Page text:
Workers’ Violence and Corporate Violations of Law
It has been a long time in the making. The violence at Maruti-Suzuki’s Manesar plant on 19 July 2012, that led to the ghastly killing of the general manager, Awanish Kumar Dev was waiting to happen. While the killing was gruesome, I believe this is merely a ‘freeze shot’ of a larger film that has been playing for a very long time now. While it is the media’s wont to focus only on these moments of spectacular violence and then dish out reports from handouts provided by managements and the police, sometimes, such moments of conflagration do illuminate what has been in the dark for so long.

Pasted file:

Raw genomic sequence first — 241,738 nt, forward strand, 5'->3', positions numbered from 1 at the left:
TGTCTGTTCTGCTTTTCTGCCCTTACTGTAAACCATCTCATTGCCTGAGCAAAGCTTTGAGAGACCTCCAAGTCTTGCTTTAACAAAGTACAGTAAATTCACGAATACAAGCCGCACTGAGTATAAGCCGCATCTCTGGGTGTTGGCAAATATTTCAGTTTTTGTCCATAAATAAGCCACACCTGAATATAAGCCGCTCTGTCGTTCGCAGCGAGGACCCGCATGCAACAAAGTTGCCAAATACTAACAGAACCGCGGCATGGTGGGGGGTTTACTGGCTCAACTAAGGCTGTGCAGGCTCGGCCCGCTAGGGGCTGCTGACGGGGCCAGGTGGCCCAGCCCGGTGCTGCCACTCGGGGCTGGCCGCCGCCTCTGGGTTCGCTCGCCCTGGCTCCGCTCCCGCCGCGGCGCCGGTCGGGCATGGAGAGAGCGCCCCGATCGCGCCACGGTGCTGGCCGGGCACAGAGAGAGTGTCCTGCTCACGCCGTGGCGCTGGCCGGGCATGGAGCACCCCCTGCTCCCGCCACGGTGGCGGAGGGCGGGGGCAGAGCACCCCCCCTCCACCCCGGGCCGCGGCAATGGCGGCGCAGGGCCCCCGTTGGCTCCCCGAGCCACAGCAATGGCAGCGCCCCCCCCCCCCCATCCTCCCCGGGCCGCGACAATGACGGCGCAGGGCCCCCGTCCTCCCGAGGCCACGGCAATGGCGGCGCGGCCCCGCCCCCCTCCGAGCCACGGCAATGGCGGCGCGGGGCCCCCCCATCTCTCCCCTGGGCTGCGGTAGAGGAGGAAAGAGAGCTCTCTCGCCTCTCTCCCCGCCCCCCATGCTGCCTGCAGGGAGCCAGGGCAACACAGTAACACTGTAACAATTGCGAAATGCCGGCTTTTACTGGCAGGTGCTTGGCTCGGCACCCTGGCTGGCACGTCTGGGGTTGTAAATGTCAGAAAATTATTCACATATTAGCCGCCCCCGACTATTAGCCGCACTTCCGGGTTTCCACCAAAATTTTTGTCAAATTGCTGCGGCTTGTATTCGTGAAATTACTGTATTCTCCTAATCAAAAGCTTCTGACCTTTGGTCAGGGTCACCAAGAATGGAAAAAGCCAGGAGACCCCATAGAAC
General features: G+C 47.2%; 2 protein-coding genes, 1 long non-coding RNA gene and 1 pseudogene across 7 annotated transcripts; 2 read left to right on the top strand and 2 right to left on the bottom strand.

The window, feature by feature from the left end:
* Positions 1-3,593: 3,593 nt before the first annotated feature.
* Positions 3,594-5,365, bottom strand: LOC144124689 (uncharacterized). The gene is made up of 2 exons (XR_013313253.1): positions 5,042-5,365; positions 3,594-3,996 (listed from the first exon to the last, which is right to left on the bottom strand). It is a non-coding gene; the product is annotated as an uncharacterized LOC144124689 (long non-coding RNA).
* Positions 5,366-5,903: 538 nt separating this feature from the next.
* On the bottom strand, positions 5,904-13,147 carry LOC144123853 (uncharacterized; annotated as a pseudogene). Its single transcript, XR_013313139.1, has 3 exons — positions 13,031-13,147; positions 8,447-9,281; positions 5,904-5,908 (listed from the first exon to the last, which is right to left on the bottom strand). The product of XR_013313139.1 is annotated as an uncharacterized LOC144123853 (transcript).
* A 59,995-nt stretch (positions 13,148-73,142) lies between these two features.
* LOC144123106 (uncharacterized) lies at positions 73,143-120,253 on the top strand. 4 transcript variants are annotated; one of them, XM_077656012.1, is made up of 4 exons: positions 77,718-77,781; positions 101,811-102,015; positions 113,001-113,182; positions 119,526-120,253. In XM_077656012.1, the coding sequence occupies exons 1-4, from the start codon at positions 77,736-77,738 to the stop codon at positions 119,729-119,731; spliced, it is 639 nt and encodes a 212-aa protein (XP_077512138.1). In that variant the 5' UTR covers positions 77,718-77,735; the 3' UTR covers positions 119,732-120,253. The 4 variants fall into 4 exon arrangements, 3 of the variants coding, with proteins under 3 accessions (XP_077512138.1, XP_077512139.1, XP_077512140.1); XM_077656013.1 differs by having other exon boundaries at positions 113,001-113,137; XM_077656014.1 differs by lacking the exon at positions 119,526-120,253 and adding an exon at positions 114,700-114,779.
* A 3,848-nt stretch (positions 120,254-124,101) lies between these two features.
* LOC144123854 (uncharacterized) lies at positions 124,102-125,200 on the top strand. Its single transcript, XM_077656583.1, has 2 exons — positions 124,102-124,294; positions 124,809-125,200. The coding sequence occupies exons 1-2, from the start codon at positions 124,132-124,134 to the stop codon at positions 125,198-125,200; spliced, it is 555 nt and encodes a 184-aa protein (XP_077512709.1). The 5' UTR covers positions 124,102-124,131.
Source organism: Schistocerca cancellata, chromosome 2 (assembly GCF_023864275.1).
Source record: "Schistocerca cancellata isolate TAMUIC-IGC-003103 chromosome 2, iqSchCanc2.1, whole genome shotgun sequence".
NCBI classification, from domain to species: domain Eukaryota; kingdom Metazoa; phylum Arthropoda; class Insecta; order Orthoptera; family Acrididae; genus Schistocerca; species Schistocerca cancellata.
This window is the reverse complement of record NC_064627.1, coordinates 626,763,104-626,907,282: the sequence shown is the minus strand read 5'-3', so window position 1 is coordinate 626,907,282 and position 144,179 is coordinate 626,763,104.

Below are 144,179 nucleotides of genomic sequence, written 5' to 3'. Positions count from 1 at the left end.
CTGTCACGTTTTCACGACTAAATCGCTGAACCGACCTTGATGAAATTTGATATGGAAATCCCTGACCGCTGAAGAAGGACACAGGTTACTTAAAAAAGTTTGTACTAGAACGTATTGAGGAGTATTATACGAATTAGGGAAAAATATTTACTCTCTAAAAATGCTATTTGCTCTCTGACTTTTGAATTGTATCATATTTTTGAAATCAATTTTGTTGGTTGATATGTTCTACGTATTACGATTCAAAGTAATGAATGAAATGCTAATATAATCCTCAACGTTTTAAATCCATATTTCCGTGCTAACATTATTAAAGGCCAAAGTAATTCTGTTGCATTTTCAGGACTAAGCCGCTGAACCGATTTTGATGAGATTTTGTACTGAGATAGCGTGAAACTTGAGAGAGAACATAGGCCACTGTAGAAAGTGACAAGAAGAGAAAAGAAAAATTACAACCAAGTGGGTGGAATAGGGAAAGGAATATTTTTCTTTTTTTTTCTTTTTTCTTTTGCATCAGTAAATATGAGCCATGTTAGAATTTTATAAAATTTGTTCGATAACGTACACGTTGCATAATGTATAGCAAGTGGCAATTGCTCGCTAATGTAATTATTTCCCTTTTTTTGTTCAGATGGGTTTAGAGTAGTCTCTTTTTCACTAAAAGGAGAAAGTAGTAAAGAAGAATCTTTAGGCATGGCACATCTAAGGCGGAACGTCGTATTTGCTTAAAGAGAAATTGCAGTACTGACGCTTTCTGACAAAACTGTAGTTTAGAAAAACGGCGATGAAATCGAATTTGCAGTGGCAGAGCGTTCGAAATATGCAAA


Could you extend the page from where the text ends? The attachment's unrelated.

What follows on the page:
What follows below is an attempt to think through some of the issues that seem to me to lie at the bottom of the violent event. The ‘violent event’ here is not simply what took place in Maruti-Suzuki’s Manesar plant now; it is rather a shorthand for the whole series of such conflagrations that have been taking place over the past few years in the National Capital Region (NCR) – starting with Honda Motors and Scooters 2005, Graziano Transmissioni 2008, and many others since – Rico Auto Industries, Pricol Ltd and so on. The struggle in Honda Motors that had been brewing for a long time had eventually spilled over into a series of public protests with severe police violence in the full glare of the media. Things have never been the same in the entire belt since. Rico Auto Industries incident in September-October 2009 subsequently became an important milestone – galvanizing as it did a number of other workers’ strikes. There it had started when the workers struck work after 17 of their colleagues had been dismissed ‘on disciplinary grounds’. Actually, the workers rightly felt that this was to quash their attempt to form a union. And while the workers were protesting at the gate, a group of hired goons attacked them, killing one of the workers and injuring many others. In the Graziano Transmissioni the issue of contention was the reinstatement of 136 dismissed workers which led to a massive unrest in the unit in Greater NOIDA, leading eventually to an incident not very different from the present one. Continue reading Some Reflections on Capital and the Workers’ Movement After Manesar